Here are the dolls on the back cover. They are press-out pieces on lightweight card. I love Alice’s all-in-one underwear.
Some of Alice’s clothes. There is a mix of looks from the Disney animation and contemporary 1970s clothes. She even has a pink-striped catsuit a la the Cheshire Cat.
There are also a selection of clothes for the Hatter and White Rabbit.
I picked these up in Hoddesdon a few weeks ago and just got around to having a look at them.
Here we have two 1965 Wonderful Worlds of Walt Disney books – Stories from Other Lands and Fantasyland. There are apparently four in the series. They were produced by Artist and Writers Press Inc and published by the House of Grolier.
You’ll see from the contents pages that they are story collections. Some are adapted from Disney films – both animation and live action.
Some stories use film stills (again both animated and live action) and some are re-drawn using the animation style as in the Alice in Wonderland and Snow White stories (by Al Dempster and Campbell Grant respectively).
All in all they make lovely, varied and interesting storybooks. I didn’t have these when I was a child as far as I remember, but now I’m glad I’ve got them!
This time it’s Alice’s Adventures in Wonderland with David Hall’s previously unpublished illustrations for Walt Disney Productions. First published by Methuen in 1986 and with an afterword by Brian Sibley. I picked this up in a YMCA charity shop for £1.50. Sadly it has slight water damage, but I’ve been able to separate all the pages and there is no staining.
In 1939 David Hall was commissioned to create concept artwork for Disney’s Alice in Wonderland. The project was shelved at that time (because of the War) and didn’t go into production until 1948. Apparently these illustrations didn’t see the light of day again until this book was published. Hall’s illustrations are fascinating – you can see the slight beginnings of the final Disney film in some places and echoes of early Mickey Mouse in some of the characters (see the mouse below). But many of the illustrations are quite menacing and nightmarish. The court scene is particularly gruesome with its guillotine and vertiginous POV. Brian Sibley’s afterword is very interesting and covers the history of Alice on film up to and including the final Disney version.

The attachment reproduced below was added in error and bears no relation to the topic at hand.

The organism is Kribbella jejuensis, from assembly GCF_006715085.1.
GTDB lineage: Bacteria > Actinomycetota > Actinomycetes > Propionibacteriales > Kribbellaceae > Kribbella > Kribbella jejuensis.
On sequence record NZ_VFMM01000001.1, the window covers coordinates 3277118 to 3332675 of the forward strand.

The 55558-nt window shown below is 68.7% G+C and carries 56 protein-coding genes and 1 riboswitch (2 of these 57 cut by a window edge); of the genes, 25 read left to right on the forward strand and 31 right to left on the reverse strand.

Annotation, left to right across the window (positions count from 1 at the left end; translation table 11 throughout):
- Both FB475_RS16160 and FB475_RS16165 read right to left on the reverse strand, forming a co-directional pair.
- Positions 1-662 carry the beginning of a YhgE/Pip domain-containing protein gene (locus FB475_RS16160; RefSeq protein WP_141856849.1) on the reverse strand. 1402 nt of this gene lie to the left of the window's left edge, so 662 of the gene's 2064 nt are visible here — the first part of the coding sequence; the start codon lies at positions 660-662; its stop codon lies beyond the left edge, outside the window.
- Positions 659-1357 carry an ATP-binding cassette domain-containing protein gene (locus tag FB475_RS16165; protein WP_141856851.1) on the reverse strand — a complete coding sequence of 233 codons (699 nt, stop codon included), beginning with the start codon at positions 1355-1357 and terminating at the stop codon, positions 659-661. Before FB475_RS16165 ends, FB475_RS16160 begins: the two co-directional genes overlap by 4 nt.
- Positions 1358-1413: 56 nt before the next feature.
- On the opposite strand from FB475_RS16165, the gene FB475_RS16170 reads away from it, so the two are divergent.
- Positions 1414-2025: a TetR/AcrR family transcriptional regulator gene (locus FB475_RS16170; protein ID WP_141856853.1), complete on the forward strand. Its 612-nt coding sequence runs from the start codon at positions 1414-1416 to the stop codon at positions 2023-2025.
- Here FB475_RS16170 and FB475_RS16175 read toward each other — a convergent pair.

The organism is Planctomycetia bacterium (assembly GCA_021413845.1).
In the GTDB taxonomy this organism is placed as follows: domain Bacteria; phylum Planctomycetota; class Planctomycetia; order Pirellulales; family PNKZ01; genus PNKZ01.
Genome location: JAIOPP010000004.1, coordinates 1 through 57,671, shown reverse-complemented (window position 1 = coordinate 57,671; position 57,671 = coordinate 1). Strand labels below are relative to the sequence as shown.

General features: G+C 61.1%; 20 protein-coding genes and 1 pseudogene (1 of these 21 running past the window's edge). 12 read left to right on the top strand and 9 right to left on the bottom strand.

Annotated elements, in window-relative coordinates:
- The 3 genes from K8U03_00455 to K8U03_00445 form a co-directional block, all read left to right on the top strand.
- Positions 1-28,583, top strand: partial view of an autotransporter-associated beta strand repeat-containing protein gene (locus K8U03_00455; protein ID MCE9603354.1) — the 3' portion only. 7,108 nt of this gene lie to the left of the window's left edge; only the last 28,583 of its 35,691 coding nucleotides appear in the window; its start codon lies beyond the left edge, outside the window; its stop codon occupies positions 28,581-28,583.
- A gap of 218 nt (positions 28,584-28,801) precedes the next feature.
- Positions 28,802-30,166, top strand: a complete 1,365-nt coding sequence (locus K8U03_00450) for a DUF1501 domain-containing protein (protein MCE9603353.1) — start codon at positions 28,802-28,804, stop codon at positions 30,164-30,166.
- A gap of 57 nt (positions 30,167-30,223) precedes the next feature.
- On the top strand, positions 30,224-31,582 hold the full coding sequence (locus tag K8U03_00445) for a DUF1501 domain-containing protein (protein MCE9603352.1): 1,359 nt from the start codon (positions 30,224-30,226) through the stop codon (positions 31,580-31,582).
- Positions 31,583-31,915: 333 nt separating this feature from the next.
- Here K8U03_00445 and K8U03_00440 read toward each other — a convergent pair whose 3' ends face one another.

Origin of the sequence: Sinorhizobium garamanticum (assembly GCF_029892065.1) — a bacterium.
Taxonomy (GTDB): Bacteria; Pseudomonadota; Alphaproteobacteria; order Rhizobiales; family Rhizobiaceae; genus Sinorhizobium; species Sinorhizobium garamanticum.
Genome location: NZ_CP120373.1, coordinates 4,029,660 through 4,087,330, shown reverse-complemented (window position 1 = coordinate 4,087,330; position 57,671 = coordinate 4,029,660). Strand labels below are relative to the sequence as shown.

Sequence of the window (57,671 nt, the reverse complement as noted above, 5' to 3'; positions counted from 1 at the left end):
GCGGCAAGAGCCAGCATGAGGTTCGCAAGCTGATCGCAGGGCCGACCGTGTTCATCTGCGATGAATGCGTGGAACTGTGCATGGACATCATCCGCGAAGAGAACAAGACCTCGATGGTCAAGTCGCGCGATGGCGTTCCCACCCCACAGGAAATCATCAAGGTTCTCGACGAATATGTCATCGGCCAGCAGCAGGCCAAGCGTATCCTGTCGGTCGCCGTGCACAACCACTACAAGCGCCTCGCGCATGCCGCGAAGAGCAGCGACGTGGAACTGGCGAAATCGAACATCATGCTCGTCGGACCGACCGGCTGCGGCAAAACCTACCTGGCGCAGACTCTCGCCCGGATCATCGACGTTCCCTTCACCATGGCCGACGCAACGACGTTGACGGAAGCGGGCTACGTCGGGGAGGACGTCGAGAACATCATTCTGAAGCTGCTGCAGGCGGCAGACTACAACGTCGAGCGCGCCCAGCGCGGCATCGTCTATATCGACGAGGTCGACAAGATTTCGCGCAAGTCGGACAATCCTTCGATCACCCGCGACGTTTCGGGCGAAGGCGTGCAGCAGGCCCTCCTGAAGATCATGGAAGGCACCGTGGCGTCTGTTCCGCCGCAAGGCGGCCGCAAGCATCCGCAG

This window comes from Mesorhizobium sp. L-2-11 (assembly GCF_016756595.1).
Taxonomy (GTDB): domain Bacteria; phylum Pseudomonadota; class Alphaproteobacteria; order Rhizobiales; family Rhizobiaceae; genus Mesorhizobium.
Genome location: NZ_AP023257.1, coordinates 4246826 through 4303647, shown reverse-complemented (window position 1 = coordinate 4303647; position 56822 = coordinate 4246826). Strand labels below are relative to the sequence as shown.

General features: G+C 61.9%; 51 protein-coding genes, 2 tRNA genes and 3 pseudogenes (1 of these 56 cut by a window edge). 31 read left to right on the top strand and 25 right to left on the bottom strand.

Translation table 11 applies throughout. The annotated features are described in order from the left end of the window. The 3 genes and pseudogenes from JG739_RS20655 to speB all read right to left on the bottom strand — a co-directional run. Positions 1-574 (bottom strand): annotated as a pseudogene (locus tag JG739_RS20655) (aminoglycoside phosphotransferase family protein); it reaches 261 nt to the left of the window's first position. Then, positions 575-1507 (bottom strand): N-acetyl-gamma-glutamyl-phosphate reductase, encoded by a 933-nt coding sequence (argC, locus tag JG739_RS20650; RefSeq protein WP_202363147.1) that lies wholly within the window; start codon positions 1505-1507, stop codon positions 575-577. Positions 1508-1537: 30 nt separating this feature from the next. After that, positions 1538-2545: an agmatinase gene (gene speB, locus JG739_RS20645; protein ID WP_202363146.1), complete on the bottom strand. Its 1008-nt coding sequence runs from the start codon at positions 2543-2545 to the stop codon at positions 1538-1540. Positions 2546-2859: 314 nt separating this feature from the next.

A little while ago I found a version of Peter Pan and Wendy illustrated by Anne Grahame Johnstone and first published in 1988 by Award Publications Ltd. I am sort of collecting Anne and Janet Grahame Johnstone books – picking them up whenever I see them. I particularly like their attention to period details (especially in the costumes). Many of their fairy story illustrations are beautiful – with their 17th and 18th Century style costumes.
But here’s Anne’s version of Peter Pan and Wendy (in equally lovely Edwardian and fantasy costume).
Peter Pan and Wendy, John and Michael fly to Neverland.
Here’s Captain Hook.Isn’t he fabulous!
Tinker Bell – very different to the Disney version.
Wendy sews Peter’s shadow back on.